Visiting Achungo

Trip Details

Our trip includes 2 days of safari and a full week at Achungo Children’s Centre, whose mission is to transform the lives of orphans and destitute children in Kenya. Our activities will include working in the classroom and playing with the children, teaching games, sports and tutoring as well as helping the staff and teachers.   This is a full immersion experience focused on relational connection with the staff and students.  We currently lead 2 trips each year — in late January and late June.  (The January trip is less expensive and typically a smaller team).

Next Dates: June 19 – 30, 2019

Cost: $3,200.00

Ages: Open to any adults and children 10+ accompanied by an adult.

Informational Meeting: February 24 at 12:35pm in the library at Menlo Park campus (950 Santa Cruz Ave, Menlo Park).

Team Meetings:  4 preparatory meetings during the 2 months prior to the trip

Sign up Deadlines:  Early March (for June) and early October (for January trip)

Sign up HERE to apply for this trip.

For more information please contact Monte Fisher, email: [email protected]

 

Some testimonials from those who have been on the trip to Achungo:

I saw the joy and peace God has to offer us in the serenity of the kids. The kids embody His love and peace that’s ours for the taking, if we step outside ourselves to take it.
Amy Oro M.D.

I was impressed by the way the kids interacted with each other. They loved each other liked siblings.
Hannah Leonard, 19

The trip gave me confidence to be a freshman in college and in a new environment.
Hannah Leonard, 19

Best part of the trip was the connections I made with the kids and other mission trip participants.
Rachel Leonard, 23

I was surprised at how selfless the kids were. They don’t have much but are willing to share.
Caleb Hanson, 17

You could just see God in those little kids’ eyes.
Kyler Hanson, 14

The trip rekindled my desire to use my medical skills in service to others outside my current job.
Amy Oro, M.D.

The girls asked questions about human biology. “Start with the respiratory system, and we’ll go from there,” they said. And it was 3:30 pm—time when they could have enjoyed free play and being outside.
Amy Oro, M.D.

The students were so welcoming…and so sad to see us leave.
Rachel Leonard, 23

The students showed they are really serious learners—they know what school is going to mean for their life and future.
Paul Schneider, 75

I saw God at work in the dedication of the teachers and the way the kids respond to their enthusiasm. They’re all in.
Paul Schneider, 75

We have so much that gets in our way here in America. A lot of things become our idols. Kids there don’t.
Paul Schneider, 75

I saw teachers really loving on kids like they were family. I felt like God is alive and well and working here.
Mary McBride

I heard a teacher, who was leading a chapel service, say, “We are not orphans because God is our father.”
Mary McBride

It was a great spiritual growth time for me.
Mary McBride

I found I could get involved in new experiences and be adventurous.
Paul Schneider, 75

It was oddly peaceful there, which had to do with their pace of life, their contentment. Wherever you were at Achungo, people would talk to you. It was easy to start making connections.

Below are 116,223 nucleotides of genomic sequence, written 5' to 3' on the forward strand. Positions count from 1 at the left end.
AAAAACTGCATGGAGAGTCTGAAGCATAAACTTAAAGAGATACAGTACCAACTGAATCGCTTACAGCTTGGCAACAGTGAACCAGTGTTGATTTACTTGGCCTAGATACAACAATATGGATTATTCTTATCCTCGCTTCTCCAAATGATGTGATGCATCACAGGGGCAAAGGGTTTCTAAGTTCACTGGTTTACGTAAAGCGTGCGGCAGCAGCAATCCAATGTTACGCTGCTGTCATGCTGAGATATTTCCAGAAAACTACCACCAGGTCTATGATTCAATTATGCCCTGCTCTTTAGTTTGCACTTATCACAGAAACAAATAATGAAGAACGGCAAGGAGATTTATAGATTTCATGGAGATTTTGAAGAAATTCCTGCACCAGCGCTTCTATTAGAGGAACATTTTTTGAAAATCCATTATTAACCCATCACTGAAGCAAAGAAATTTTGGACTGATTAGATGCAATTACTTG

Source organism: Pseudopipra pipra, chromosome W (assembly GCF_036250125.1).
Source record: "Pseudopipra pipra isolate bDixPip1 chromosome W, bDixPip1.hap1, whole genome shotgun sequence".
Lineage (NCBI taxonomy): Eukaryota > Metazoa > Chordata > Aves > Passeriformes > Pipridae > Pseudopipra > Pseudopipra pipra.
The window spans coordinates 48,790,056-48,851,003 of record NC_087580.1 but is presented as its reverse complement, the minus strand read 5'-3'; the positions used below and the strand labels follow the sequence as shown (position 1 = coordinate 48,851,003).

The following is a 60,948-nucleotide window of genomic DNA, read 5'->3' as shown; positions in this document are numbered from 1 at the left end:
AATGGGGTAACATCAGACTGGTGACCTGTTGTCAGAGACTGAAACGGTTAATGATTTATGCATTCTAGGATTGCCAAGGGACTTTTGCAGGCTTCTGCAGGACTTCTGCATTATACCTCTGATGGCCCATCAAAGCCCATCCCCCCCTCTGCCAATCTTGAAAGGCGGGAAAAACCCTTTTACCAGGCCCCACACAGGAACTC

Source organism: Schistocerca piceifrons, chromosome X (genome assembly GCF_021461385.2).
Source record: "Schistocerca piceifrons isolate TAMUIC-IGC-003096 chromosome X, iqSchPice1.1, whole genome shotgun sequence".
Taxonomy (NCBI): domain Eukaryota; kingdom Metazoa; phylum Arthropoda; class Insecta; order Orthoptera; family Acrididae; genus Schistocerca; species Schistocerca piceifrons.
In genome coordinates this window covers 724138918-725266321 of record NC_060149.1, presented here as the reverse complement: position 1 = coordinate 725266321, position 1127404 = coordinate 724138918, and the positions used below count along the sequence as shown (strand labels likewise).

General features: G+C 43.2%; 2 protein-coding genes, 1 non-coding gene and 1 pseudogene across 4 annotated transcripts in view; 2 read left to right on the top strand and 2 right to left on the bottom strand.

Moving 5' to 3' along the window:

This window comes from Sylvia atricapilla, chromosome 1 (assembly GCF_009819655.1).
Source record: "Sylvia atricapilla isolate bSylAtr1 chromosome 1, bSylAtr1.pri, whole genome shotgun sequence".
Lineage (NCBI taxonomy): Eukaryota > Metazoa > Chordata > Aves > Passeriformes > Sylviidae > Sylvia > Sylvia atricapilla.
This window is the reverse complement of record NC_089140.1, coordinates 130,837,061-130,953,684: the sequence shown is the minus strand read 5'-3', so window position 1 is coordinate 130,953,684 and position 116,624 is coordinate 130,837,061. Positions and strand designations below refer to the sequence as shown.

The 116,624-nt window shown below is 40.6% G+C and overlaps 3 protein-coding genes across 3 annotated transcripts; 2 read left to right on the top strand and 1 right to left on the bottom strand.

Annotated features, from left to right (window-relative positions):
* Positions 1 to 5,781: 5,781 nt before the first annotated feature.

Kate McBride, 16

The most profound thing for me was witnessing the joy in the children that was totally not related to their circumstances. Many expressed that they know God loves them.
Mary McBride

The safari was a highlight of the trip. Being in God’s creation was truly breathtaking. I was in awe. A slice of heaven.
Mary McBride

I learned God meets you where you are. It was cool to see God meet me there and for Him to meet the kids where they were. Our God is the same wherever we are.
Kate McBride, 16

It was not easy to hear some of the things the kids have been through to get there. You’d never want that for anyone.
Kate McBride, 16

Sometimes we think we know what makes us happy. Being there and seeing how happy they are with less stuff, makes me think “Couldn’t I give half of this stuff anyway?” I probably will.
Kathy Waddell, 51

I came away amazed at how much change one person can create, meaning Michael Nyangi. One person can do it. That was empowering.
Hannah MacLeod, 17

There I felt closer to where God was working and moving than I ever have before. It was a little haven of hope.
Hannah MacLeod, 17

I was inspired by the maturity of these 7th and 8th graders. I look up to them.
Hannah MacLeod, 17

I watched all these kids, realizing that a lot of them were on the streets before and now are wearing cute uniforms, speak three languages and  know more about science and biology than I do. They can change Kenya!”
Hannah MacLeod, 17

I loved the community aspect of the trip. We could interact with other adults, too, which we don’t get to do enough.
Susan MacLeod

Everybody wants to go back to Achungo.
Rod MacLeod, referring to his family of 5

I’ve been able to store away little nuggets from the trip that I reflect on a lot. They’ve gently nudged me back to where God wants me.
Rod MacLeod

Our family’s second trip to Achungo was really interesting. The Achungo people totally remembered us; it was weird. I felt like I was able to give and receive in a different way this time. The first time I was more reserved.
Kathy Waddell, 51

The human connection was unbelievable. I’d rather go back to Kenya than go to the moon.
Kathy Waddell, 51

This trip provides another level of being human. No one’s looking at your make up, shoes, etc. I’d spend a month there with my kids if I could.
Kathy Waddell, 51